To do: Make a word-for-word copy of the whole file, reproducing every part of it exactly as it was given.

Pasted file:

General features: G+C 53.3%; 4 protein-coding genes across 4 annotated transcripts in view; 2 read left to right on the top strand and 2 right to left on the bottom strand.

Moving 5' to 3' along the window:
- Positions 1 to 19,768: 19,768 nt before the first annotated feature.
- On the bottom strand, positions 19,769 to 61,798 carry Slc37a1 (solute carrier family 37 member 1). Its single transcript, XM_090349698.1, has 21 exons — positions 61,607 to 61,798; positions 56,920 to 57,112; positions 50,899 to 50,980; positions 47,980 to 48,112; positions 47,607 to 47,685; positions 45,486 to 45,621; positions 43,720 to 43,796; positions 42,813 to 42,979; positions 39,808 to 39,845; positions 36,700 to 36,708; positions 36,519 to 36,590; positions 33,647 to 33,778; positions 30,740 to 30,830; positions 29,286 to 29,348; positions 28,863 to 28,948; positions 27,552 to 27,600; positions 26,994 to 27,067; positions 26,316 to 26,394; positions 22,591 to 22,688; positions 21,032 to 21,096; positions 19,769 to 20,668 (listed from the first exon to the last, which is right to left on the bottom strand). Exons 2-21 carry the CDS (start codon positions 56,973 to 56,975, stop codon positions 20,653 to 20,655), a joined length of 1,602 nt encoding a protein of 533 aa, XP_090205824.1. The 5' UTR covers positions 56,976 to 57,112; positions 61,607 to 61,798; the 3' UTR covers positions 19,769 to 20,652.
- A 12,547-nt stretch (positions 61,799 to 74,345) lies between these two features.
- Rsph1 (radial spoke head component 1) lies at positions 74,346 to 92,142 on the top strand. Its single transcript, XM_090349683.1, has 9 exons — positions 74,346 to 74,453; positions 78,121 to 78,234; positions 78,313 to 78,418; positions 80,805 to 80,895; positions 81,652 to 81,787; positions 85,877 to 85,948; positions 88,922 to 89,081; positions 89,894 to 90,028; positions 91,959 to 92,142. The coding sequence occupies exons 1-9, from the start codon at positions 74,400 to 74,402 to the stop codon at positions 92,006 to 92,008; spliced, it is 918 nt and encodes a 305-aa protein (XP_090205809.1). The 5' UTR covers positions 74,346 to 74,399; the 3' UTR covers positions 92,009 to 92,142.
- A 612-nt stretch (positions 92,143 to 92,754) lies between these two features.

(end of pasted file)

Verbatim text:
General features: G+C 53.3%; 4 protein-coding genes across 4 annotated transcripts in view; 2 read left to right on the top strand and 2 right to left on the bottom strand.

Moving 5' to 3' along the window:
- Positions 1 to 19,768: 19,768 nt before the first annotated feature.
- On the bottom strand, positions 19,769 to 61,798 carry Slc37a1 (solute carrier family 37 member 1). Its single transcript, XM_090349698.1, has 21 exons — positions 61,607 to 61,798; positions 56,920 to 57,112; positions 50,899 to 50,980; positions 47,980 to 48,112; positions 47,607 to 47,685; positions 45,486 to 45,621; positions 43,720 to 43,796; positions 42,813 to 42,979; positions 39,808 to 39,845; positions 36,700 to 36,708; positions 36,519 to 36,590; positions 33,647 to 33,778; positions 30,740 to 30,830; positions 29,286 to 29,348; positions 28,863 to 28,948; positions 27,552 to 27,600; positions 26,994 to 27,067; positions 26,316 to 26,394; positions 22,591 to 22,688; positions 21,032 to 21,096; positions 19,769 to 20,668 (listed from the first exon to the last, which is right to left on the bottom strand). Exons 2-21 carry the CDS (start codon positions 56,973 to 56,975, stop codon positions 20,653 to 20,655), a joined length of 1,602 nt encoding a protein of 533 aa, XP_090205824.1. The 5' UTR covers positions 56,976 to 57,112; positions 61,607 to 61,798; the 3' UTR covers positions 19,769 to 20,652.
- A 12,547-nt stretch (positions 61,799 to 74,345) lies between these two features.
- Rsph1 (radial spoke head component 1) lies at positions 74,346 to 92,142 on the top strand. Its single transcript, XM_090349683.1, has 9 exons — positions 74,346 to 74,453; positions 78,121 to 78,234; positions 78,313 to 78,418; positions 80,805 to 80,895; positions 81,652 to 81,787; positions 85,877 to 85,948; positions 88,922 to 89,081; positions 89,894 to 90,028; positions 91,959 to 92,142. The coding sequence occupies exons 1-9, from the start codon at positions 74,400 to 74,402 to the stop codon at positions 92,006 to 92,008; spliced, it is 918 nt and encodes a 305-aa protein (XP_090205809.1). The 5' UTR covers positions 74,346 to 74,399; the 3' UTR covers positions 92,009 to 92,142.
- A 612-nt stretch (positions 92,143 to 92,754) lies between these two features.